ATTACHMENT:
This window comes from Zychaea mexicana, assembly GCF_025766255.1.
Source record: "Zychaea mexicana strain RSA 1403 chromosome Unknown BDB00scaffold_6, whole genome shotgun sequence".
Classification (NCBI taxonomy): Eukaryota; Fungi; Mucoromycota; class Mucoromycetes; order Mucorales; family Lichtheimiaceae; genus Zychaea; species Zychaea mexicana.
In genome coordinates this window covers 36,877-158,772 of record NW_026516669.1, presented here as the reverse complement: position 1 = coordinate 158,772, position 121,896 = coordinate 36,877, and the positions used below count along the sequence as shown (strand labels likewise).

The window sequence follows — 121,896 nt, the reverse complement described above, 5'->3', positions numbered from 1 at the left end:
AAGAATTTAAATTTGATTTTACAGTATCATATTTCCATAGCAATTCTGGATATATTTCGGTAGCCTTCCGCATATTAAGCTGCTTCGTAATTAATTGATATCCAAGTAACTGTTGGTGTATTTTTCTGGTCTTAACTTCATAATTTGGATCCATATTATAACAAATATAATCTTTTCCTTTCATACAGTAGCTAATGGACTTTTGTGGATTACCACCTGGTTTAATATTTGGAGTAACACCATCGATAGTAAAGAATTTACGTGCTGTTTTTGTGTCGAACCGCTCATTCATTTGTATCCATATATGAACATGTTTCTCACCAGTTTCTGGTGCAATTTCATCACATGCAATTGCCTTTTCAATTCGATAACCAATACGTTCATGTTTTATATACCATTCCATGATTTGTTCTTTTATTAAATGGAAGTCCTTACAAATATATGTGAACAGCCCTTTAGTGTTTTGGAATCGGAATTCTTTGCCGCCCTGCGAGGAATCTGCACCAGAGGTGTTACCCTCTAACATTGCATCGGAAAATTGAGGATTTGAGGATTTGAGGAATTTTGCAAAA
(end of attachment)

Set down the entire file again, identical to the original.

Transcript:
This window comes from Zychaea mexicana, assembly GCF_025766255.1.
Source record: "Zychaea mexicana strain RSA 1403 chromosome Unknown BDB00scaffold_6, whole genome shotgun sequence".
Classification (NCBI taxonomy): Eukaryota; Fungi; Mucoromycota; class Mucoromycetes; order Mucorales; family Lichtheimiaceae; genus Zychaea; species Zychaea mexicana.
In genome coordinates this window covers 36,877-158,772 of record NW_026516669.1, presented here as the reverse complement: position 1 = coordinate 158,772, position 121,896 = coordinate 36,877, and the positions used below count along the sequence as shown (strand labels likewise).

The window sequence follows — 121,896 nt, the reverse complement described above, 5'->3', positions numbered from 1 at the left end:
AAGAATTTAAATTTGATTTTACAGTATCATATTTCCATAGCAATTCTGGATATATTTCGGTAGCCTTCCGCATATTAAGCTGCTTCGTAATTAATTGATATCCAAGTAACTGTTGGTGTATTTTTCTGGTCTTAACTTCATAATTTGGATCCATATTATAACAAATATAATCTTTTCCTTTCATACAGTAGCTAATGGACTTTTGTGGATTACCACCTGGTTTAATATTTGGAGTAACACCATCGATAGTAAAGAATTTACGTGCTGTTTTTGTGTCGAACCGCTCATTCATTTGTATCCATATATGAACATGTTTCTCACCAGTTTCTGGTGCAATTTCATCACATGCAATTGCCTTTTCAATTCGATAACCAATACGTTCATGTTTTATATACCATTCCATGATTTGTTCTTTTATTAAATGGAAGTCCTTACAAATATATGTGAACAGCCCTTTAGTGTTTTGGAATCGGAATTCTTTGCCGCCCTGCGAGGAATCTGCACCAGAGGTGTTACCCTCTAACATTGCATCGGAAAATTGAGGATTTGAGGATTTGAGGAATTTTGCAAAA